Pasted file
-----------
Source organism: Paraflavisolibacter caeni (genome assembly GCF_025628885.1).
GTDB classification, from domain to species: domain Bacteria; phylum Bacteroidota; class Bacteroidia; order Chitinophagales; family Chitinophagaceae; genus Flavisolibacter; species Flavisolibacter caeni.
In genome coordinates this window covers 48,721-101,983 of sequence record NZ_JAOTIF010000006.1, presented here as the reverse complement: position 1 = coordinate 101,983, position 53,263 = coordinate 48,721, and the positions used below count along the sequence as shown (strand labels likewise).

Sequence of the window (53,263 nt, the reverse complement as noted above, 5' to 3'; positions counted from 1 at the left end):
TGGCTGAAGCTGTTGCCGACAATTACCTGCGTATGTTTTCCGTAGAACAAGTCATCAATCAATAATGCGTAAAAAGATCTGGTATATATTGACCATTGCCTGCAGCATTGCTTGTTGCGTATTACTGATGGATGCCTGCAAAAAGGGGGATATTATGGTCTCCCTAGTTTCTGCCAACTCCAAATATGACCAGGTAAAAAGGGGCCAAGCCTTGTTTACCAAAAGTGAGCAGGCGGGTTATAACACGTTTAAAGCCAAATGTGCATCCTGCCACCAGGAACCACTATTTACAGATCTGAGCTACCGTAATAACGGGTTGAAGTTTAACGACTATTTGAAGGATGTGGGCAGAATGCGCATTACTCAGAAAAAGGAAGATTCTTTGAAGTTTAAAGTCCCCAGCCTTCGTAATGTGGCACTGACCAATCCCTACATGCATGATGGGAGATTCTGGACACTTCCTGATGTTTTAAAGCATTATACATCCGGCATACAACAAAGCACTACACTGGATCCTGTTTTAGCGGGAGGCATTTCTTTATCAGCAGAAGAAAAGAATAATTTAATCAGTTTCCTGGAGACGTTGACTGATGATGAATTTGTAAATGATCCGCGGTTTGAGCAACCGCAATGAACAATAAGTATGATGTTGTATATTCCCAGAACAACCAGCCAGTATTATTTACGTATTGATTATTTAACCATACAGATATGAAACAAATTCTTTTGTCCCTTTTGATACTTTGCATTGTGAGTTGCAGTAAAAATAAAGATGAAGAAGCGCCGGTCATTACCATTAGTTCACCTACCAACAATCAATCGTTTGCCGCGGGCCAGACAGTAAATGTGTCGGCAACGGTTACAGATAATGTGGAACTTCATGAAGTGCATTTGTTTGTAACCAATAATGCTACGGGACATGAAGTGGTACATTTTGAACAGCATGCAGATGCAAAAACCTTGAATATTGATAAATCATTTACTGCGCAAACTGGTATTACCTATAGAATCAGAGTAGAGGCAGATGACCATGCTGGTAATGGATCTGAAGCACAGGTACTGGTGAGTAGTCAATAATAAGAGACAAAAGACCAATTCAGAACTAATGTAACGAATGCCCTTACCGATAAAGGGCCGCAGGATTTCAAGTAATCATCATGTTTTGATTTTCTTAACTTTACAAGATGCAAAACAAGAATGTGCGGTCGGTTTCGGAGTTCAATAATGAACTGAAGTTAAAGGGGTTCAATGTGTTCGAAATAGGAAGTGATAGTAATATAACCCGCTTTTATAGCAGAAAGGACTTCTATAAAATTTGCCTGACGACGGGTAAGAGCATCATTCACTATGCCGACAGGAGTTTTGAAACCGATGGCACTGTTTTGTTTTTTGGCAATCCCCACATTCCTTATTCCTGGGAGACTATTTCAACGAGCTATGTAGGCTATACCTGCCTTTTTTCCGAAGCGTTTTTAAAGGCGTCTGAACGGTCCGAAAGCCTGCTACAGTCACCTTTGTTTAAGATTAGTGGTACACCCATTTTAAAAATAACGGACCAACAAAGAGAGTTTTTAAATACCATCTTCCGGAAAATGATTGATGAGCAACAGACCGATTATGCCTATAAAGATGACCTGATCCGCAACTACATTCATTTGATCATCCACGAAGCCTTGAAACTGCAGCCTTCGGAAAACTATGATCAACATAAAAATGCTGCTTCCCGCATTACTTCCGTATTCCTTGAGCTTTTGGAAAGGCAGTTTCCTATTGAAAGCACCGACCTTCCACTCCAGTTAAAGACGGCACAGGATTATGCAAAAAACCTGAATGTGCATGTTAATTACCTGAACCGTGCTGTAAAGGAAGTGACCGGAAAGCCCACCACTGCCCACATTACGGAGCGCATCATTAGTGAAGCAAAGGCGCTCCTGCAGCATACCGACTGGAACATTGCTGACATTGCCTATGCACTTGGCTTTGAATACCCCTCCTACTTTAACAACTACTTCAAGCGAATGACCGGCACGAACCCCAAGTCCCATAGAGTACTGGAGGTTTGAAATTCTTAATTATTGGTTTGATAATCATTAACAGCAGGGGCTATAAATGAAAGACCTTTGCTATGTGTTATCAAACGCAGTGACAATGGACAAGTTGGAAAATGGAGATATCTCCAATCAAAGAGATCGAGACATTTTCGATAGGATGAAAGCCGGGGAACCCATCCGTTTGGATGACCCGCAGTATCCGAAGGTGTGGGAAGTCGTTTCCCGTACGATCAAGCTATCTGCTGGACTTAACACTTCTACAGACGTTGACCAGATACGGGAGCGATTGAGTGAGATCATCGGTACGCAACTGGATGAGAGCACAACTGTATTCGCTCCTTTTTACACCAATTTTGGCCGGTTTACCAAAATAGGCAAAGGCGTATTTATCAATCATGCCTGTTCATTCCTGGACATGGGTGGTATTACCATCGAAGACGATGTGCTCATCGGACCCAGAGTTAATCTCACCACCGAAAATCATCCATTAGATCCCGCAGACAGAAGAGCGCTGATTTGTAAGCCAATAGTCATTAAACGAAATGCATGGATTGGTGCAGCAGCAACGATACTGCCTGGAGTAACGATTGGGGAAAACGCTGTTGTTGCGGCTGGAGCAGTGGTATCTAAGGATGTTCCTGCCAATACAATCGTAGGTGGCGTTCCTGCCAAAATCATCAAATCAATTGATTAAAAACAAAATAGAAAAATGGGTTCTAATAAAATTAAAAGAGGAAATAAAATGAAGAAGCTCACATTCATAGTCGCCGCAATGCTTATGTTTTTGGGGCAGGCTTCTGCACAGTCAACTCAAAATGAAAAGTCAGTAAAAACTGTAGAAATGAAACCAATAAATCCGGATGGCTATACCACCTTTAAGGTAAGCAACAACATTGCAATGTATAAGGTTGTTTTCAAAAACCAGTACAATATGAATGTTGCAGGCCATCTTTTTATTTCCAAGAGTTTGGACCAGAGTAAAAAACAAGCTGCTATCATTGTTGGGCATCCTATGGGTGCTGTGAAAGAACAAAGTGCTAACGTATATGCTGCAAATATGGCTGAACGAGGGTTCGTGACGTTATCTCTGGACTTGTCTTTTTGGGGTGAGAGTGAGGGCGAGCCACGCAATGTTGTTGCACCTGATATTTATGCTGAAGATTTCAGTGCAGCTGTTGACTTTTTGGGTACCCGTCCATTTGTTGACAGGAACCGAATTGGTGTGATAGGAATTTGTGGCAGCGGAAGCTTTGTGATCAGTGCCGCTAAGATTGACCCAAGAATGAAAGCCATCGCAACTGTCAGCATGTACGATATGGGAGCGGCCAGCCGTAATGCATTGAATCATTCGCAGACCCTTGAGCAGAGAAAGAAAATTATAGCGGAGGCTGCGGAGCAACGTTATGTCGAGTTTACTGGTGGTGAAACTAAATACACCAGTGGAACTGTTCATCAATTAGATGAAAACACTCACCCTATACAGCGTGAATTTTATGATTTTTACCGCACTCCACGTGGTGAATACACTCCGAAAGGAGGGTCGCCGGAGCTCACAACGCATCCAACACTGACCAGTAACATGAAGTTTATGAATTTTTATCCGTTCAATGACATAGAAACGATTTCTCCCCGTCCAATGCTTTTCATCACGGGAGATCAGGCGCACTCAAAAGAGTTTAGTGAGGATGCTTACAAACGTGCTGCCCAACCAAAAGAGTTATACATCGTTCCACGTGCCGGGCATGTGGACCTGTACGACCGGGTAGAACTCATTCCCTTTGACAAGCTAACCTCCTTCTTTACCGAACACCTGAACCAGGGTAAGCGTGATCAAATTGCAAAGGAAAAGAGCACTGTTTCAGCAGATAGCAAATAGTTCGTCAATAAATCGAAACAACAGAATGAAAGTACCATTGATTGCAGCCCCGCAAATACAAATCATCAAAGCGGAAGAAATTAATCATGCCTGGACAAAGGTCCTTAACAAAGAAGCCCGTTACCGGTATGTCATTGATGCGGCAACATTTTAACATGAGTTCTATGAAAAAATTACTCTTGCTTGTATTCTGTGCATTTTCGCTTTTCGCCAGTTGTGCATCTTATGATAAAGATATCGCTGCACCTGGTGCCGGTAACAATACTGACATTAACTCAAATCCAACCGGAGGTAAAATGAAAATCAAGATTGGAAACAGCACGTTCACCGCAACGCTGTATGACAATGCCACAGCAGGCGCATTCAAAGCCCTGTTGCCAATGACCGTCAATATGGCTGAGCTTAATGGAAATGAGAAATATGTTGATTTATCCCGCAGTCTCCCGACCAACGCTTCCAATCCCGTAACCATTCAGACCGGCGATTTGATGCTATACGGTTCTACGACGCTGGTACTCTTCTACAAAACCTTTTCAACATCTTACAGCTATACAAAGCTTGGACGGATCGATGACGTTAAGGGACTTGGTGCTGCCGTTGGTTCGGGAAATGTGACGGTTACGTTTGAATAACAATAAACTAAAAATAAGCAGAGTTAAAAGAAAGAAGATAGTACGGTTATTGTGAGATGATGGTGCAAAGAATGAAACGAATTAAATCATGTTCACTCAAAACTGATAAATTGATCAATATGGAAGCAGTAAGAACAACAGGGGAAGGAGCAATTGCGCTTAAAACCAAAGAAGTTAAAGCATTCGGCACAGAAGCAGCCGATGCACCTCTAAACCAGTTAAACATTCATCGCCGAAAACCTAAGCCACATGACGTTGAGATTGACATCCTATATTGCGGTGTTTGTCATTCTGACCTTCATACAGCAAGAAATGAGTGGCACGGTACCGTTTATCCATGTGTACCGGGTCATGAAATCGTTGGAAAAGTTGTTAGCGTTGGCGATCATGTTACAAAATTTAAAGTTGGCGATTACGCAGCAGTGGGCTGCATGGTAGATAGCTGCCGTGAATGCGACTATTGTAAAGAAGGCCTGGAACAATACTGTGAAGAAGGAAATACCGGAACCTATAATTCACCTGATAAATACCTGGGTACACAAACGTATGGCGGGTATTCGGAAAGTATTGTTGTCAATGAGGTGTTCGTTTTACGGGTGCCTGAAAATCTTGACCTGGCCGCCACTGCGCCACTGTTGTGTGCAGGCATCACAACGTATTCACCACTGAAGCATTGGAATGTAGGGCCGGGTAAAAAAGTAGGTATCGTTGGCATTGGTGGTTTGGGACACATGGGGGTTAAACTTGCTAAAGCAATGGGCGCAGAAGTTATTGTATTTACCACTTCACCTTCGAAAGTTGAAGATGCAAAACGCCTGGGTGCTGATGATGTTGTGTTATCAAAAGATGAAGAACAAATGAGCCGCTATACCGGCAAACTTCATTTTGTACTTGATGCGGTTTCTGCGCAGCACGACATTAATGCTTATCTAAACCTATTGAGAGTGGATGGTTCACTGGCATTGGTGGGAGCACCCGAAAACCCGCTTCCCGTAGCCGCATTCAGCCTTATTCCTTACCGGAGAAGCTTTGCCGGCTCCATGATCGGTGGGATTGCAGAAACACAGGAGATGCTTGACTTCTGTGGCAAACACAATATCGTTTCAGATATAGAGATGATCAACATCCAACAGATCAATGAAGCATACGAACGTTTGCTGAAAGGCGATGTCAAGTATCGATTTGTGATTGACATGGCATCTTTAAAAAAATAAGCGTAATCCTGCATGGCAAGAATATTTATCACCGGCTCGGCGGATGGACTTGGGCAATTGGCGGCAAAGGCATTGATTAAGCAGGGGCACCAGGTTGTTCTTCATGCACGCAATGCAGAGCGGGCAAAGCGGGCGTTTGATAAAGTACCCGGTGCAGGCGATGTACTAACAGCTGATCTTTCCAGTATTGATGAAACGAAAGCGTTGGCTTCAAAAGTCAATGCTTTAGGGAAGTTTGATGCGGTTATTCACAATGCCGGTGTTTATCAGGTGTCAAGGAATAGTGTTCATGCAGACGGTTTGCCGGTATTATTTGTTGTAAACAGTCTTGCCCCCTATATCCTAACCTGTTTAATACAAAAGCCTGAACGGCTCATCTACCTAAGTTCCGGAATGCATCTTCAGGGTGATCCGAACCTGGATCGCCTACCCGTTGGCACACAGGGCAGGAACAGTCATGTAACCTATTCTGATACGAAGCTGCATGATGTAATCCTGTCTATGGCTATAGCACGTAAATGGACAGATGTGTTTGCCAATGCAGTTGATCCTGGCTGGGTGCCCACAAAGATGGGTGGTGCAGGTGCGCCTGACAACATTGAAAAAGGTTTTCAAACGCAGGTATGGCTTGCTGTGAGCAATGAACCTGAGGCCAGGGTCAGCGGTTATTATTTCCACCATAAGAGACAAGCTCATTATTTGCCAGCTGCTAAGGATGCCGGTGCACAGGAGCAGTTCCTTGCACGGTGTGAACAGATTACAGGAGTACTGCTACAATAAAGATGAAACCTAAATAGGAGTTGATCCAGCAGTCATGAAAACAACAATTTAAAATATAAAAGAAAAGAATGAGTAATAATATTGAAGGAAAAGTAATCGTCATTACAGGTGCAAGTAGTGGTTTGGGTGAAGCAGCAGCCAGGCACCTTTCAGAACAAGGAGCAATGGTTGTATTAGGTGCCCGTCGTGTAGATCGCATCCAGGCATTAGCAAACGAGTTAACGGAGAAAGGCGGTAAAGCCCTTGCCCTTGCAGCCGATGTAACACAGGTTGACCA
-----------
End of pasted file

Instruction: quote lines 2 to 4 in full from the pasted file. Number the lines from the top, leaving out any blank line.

GTDB classification, from domain to species: domain Bacteria; phylum Bacteroidota; class Bacteroidia; order Chitinophagales; family Chitinophagaceae; genus Flavisolibacter; species Flavisolibacter caeni.
In genome coordinates this window covers 48,721-101,983 of sequence record NZ_JAOTIF010000006.1, presented here as the reverse complement: position 1 = coordinate 101,983, position 53,263 = coordinate 48,721, and the positions used below count along the sequence as shown (strand labels likewise).

Sequence of the window (53,263 nt, the reverse complement as noted above, 5' to 3'; positions counted from 1 at the left end):